The eighth bawk is completed. I have now spent three months knitting these things (well, admittedly, I have knitted other stuff — a jacket, hats, Fuzzy Feet, and whatnot — in the interstices, but still). It is good that this is completed, because today is the HGP deadline for “adults only” crafts.
This doesn’t mean that we should put away our knitted willy warmers (you know I am not making that up), but that we should stop the projects that we are making by ourselves. If a homemade gift is not finished by now, we should put it away for next year and buy something instead. This leaves time for us to do family crafts and baking and candy-making and so on, without any stress.
I used to disagree with this (and I will admit that I am not as strict about the deadline as I might be — I usually extend it by a day or so to finish up anything I have near completion). At the very least, I figured that it wouldn’t apply to me because I knit all the time, not just when I am making holiday gifts.
But over the years that I have been doing the HGP, I have come to agree. You know what happens when you don’t have a deadline. You think it is still two weeks till Christmas, plenty of time to make something, so you go ahead and begin another project (or six — there are knitting bloggers out there who still have that ambitious a list left). Then you begin to skip stuff that you might otherwise enjoy doing, in order to get that pair of mittens completed. You begin to overlook errors and wonky stitches because you are running out of time. The kids have to do their crafts alone. And Christmas Eve is spent in feverish last-minute knitting in hopes of not having to wrap up an unfinished scarf with a note.
That’s not the way to celebrate the holidays. But you can see that I still have a mysterious something on the needles. It is in bulky yarn — a departure for me — and so it may be finished today, sliding under the wire of the deadline. However, today I intend to do the grocery shopping, go to the movies with #2 son, attend the annual store potluck luncheon, ring the Salvation Army bell for an hour and a half, and finish decorating. I also have to practice my music for tomorrow, get to the bank and the post office, and perhaps get the fact-checking done. So it might well be that this will carry over to tomorrow.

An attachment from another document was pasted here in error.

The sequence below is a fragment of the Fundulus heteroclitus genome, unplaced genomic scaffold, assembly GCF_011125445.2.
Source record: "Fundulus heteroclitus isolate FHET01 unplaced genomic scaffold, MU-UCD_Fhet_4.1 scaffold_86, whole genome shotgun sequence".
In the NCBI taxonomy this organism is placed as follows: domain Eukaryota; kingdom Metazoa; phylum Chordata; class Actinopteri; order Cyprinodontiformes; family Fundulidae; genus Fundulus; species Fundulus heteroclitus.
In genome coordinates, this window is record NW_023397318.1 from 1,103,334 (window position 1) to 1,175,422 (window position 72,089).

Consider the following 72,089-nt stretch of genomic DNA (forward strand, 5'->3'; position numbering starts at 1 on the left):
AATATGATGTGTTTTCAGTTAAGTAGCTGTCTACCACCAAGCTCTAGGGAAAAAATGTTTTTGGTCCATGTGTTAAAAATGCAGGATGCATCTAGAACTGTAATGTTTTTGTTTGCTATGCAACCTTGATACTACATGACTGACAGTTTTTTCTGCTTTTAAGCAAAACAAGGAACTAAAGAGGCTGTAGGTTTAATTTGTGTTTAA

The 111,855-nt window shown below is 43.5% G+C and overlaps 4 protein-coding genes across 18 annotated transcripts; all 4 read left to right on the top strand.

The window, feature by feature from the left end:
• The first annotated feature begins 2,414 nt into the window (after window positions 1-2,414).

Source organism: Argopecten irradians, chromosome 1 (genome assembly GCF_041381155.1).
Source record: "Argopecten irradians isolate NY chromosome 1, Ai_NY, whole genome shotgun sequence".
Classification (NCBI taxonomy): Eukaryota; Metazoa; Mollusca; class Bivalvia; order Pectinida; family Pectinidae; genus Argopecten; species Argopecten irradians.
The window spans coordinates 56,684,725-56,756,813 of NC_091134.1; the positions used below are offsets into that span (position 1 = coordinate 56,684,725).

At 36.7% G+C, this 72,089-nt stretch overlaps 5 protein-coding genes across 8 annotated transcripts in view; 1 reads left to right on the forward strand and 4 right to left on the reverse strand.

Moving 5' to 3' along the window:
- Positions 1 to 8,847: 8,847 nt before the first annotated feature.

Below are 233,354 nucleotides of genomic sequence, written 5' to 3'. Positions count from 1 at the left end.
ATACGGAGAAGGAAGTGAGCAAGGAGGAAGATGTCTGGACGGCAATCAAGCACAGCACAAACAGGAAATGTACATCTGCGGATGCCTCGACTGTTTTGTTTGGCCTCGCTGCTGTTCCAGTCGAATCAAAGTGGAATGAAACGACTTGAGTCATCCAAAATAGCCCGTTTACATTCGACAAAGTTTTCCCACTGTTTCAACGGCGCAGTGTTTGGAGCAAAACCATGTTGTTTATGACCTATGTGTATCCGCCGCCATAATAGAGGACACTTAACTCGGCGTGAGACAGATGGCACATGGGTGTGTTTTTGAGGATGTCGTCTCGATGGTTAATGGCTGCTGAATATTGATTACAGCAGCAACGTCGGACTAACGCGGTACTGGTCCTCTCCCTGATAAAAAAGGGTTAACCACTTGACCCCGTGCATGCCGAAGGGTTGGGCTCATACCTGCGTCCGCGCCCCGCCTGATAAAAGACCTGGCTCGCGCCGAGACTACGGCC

A peaceful song for a busy day, “See, Amid the Winter’s Snow” is properly a Christmas carol rather than an Advent one, but I am sure you will like it. The tune, by Sir John Goss, is a Victorian tune that many people who dislike Victorian tunes single out as the exception to their rule. You can hear it in a bell-like midi without lyrics on this page.
The lyrics are, according to The Penguin Book of Carols, controversial. In fact, they are rarely printed as their author, Edward Caswell, wrote them. For one thing, his song began with a verse containing the line “see the tender lamb appears,” which makes Britons think of Sunday lunch rather than Christmas. Jesus is also presented in the original words as “meek and mild” and a good example of humility for us to follow. I think humility is a virtue worth striving for, but I also know that such an attitude is not only not shared, but positively disapproved of by most of my countrymen and women here in Hamburger-a-go-go-land. And of course there are those spoilsports who dismiss the whole genre of Victorian snow carols on the pedantic grounds that there would not have been any snow in Bethlehem when Christ was born.
Do not let these issues keep you from singing this song. Polish up your trumpet if you’ve got one. If not, at the very least sing out the “Hail” parts in your most trumpetesque voice. There are some really beautiful traditional harmonies for this piece, too. And, while it is a wonderful choral piece and has often been recorded in that way, it is a good solo one, too. Maddy Prior has recorded this with Steeleye Span and with the Carnival Band, and there is a snippet of it on this page. Debbie Zepick has also recorded it in Celtic style, and you can hear the first verse of it here.
The tune has also apparently been used for a protest song about Canadian fisheries. If you fall in love with the tune (as you should) and don’t observe Christmas, you might prefer that version.